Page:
Well, this is it people, we finally reached the last part of our 2D shoot ’em up tutorial. Today we are going to finish and wrap things up, and you are going to be able to download (and play, of course) the full thing by the end of this post (don’t worry, the full source is available on Github, right here).
I’m going to cover the main and more important changes and updates that I made to the code, so minimal things like the game over and stage completed messages won’t be covered in order to be able to focus on the most important and “difficult” things to do.
By the way, since our tutorial game is obviously a Gradius tribute (which is a fancy word for clone) there was only one possible way to call it, and that is…
Well well, things are starting to take shape don’t you think?, our “game” is starting to feel and play like one, but before we can say the thing is finished we need to start wrapping and polishing things up. That’s what we are going to start doing on today’s post. Let’s get cracking!
And here we are, back again with what is already part IV of our HaxeFlixel 2D shoot ’em up tutorial. I hope you are following up nicely until this point. But if you are not, don’t fret; by the end of the tutorial I will do a small recap through the most delicate parts of the whole process and I will post the full game code on Github, so you can all have the whole thing on your computers so you can tweak and modify it to your hearts content.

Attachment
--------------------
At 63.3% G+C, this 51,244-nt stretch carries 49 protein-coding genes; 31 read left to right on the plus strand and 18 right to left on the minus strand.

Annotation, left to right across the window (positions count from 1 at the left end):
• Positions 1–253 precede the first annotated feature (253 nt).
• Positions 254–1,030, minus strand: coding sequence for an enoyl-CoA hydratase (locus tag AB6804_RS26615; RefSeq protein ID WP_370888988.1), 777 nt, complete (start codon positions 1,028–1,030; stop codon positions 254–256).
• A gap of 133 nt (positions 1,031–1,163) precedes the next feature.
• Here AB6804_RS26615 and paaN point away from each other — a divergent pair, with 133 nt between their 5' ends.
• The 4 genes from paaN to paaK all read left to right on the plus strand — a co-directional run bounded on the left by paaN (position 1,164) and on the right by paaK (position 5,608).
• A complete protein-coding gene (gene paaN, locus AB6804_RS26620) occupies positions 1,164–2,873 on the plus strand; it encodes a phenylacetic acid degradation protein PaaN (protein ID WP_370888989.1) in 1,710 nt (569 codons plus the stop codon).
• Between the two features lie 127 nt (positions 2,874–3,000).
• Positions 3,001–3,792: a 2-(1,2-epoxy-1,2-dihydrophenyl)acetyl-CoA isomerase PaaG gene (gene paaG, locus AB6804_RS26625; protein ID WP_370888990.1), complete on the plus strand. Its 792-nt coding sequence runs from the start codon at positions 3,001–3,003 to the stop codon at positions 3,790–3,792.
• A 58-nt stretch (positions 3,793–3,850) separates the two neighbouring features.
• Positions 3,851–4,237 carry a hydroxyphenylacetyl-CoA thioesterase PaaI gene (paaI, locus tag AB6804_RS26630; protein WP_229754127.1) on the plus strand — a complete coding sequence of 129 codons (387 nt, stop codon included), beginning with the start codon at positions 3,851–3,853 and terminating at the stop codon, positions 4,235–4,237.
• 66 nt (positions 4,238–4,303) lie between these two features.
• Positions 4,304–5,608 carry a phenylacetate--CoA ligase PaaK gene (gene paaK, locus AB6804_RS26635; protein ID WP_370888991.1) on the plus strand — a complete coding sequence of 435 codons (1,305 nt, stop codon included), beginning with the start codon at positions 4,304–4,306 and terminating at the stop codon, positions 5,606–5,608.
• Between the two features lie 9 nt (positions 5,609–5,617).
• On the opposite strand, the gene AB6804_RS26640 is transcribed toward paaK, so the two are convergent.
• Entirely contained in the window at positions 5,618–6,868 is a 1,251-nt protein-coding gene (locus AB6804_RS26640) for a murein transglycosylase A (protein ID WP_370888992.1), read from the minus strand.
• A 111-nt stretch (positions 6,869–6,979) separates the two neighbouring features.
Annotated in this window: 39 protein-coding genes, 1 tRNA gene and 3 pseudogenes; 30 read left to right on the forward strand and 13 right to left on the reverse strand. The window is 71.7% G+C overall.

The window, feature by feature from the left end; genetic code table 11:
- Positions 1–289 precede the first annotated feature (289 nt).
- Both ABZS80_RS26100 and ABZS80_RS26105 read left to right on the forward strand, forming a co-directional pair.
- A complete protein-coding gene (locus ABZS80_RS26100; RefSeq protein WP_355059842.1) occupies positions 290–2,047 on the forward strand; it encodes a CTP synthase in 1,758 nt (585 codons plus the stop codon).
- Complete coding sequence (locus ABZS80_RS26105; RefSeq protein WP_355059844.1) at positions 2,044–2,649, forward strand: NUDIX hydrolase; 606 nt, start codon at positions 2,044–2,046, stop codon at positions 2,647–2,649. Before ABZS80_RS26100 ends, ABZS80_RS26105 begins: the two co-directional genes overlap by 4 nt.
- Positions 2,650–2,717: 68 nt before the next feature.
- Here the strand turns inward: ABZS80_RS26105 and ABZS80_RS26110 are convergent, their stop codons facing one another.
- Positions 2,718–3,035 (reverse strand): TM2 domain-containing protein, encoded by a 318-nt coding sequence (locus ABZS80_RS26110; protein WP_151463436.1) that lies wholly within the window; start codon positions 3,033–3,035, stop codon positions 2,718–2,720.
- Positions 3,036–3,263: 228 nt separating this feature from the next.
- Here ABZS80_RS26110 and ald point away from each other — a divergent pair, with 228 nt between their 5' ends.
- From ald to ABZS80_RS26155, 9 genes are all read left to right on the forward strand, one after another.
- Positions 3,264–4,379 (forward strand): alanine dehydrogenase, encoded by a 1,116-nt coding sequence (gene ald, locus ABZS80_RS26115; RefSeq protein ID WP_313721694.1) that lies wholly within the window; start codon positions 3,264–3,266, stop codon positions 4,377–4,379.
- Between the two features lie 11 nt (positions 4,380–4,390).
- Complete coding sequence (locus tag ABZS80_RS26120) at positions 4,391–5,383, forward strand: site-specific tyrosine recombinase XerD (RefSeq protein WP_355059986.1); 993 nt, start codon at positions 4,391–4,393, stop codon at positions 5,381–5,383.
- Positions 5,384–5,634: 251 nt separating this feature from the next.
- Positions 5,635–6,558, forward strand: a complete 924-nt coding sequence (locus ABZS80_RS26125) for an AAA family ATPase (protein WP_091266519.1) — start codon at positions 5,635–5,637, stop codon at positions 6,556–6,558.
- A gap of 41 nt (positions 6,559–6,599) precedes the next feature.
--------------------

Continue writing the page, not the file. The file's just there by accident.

Ok, today we are going to do a few subtle things that we were missing and that must be addressed right now, let’s get to work!
Hi there!, ready for more 2D shoot ’em up making? Good, let’s continue from where we left off last time.
As you know, we finally had a way to load tiled levels and populate them with walls, destroyable blocks and some enemies. That’s great, but we need to be able to slowly scroll the level to the right, or our ship won’t be able to actually get anywhere.
On top of that, we need to build a collision system so we can collide objects between each other, and to be able to keep the player inside the game stage bounds. And those two things are exactly what we are going to do today. Let’s rock!